Computer Science Colloquium

Detection and Pose Estimation of People in Challenging Real-world Scenes

Micha Andriluka, Max Planck Institute for Informatics, Saarbr├╝cken

June 21, 2013 11:30AM
Warren Weaver Hall, 102
251 Mercer Street
New York, NY 10012

Summer 2013 Colloquia Calendar


Arjun Jain


In this talk I will describe our recent efforts towards effective methods for people detection and
pose estimation in realistic conditions such as crowded street scenes. I will first illustrate the
complexity of the problem on the task of 3D articulated tracking of multiple people. Despite recent
success in this area the proposed solutions are working well only for people with limited degree of
occlusion and typically make strong assumptions on the people poses and motions. I will then discuss
our recent work that addresses these two challenges.

I will first describe our approach to people detection that jointly models the observations of two
people occluding each other and able to incorporate the patterns of person/person occlusions as
features for detection. I will show that our approach is able to significantly boost the detection
performance in crowded scenes with frequent occlusions while performing comparable to standard
methods in scenes without occlusions.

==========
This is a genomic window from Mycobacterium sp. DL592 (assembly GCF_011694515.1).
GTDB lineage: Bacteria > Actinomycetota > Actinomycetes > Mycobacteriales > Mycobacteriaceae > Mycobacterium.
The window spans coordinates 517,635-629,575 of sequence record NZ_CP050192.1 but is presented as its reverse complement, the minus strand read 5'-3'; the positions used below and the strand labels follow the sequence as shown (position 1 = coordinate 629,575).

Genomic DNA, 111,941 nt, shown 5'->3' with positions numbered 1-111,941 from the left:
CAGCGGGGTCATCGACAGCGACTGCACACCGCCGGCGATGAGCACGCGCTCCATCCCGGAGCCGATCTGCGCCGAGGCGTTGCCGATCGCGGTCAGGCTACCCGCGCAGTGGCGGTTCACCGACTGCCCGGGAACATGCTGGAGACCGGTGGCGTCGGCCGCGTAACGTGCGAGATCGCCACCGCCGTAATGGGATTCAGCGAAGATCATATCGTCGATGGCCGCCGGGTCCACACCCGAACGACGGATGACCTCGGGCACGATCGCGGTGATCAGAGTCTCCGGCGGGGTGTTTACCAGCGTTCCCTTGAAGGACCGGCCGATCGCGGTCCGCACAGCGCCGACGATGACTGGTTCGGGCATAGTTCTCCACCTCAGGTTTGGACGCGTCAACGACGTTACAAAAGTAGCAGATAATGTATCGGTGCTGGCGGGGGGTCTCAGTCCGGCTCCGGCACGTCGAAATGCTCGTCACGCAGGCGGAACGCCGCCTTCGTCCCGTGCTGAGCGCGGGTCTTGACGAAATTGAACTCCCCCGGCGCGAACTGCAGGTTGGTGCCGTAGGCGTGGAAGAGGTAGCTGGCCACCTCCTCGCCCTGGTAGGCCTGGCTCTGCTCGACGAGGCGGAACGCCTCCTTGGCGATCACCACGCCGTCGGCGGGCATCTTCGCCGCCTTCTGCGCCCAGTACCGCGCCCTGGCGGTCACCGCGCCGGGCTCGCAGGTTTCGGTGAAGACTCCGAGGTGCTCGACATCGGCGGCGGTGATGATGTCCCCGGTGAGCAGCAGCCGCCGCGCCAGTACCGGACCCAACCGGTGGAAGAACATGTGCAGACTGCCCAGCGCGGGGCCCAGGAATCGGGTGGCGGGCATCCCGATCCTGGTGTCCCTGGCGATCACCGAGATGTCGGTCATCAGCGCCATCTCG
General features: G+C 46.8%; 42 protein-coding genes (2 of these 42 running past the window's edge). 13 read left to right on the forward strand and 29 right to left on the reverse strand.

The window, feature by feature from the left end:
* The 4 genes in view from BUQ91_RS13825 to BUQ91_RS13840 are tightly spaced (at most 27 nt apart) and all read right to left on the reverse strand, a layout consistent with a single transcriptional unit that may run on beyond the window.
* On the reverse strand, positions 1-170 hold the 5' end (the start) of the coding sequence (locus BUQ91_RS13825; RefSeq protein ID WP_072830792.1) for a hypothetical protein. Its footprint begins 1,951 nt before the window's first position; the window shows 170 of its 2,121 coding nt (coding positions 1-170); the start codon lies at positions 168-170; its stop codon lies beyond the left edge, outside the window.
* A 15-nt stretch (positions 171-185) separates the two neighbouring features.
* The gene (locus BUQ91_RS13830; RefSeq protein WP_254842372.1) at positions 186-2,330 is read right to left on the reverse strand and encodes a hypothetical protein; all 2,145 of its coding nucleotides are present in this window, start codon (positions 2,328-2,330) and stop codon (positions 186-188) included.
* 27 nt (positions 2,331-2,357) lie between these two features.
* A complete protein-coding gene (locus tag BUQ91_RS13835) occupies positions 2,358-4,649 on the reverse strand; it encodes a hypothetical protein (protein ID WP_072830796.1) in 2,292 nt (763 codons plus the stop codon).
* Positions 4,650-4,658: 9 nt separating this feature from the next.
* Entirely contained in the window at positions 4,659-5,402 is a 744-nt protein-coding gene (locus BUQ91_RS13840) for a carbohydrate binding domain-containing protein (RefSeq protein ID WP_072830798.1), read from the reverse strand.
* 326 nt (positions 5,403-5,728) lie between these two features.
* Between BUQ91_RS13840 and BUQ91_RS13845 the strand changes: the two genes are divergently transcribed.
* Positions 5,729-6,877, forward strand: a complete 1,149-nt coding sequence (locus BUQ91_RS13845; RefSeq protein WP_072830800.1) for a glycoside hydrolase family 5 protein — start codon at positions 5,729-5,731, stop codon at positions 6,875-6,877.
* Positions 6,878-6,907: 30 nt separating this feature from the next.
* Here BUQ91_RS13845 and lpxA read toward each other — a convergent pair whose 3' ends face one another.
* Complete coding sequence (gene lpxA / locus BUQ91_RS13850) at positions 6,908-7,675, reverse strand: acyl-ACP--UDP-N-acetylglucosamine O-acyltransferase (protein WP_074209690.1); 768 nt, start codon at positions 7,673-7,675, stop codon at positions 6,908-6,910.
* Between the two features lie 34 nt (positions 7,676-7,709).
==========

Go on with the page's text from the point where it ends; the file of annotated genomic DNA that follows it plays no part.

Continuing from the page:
In the second part of the talk I will present our recent approach to pose estimation of strongly
articulated people. Our approach relies on the popular pictorial structures architecture that
represents human body using a collection of rigid parts that are typically connected in a tree
structure resembling a kinematic tree. In our work we propose a new model that incorporates
higher-order dependencies between model parts while remaining efficient. We achieve this by defining
a conditional model in which all body parts are connected a-priori, but which becomes a tractable
tree-structured pictorial structures model once the image observations are available. As a set of
conditioning variables we use the recent "Poselet" representation that is able to effectively
capture relationships between multiple non-adjacent body parts. We demonstrate the effectiveness of
our approach on several publicly available pose estimation benchmarks improving or being on-par with
state of the art in each case.

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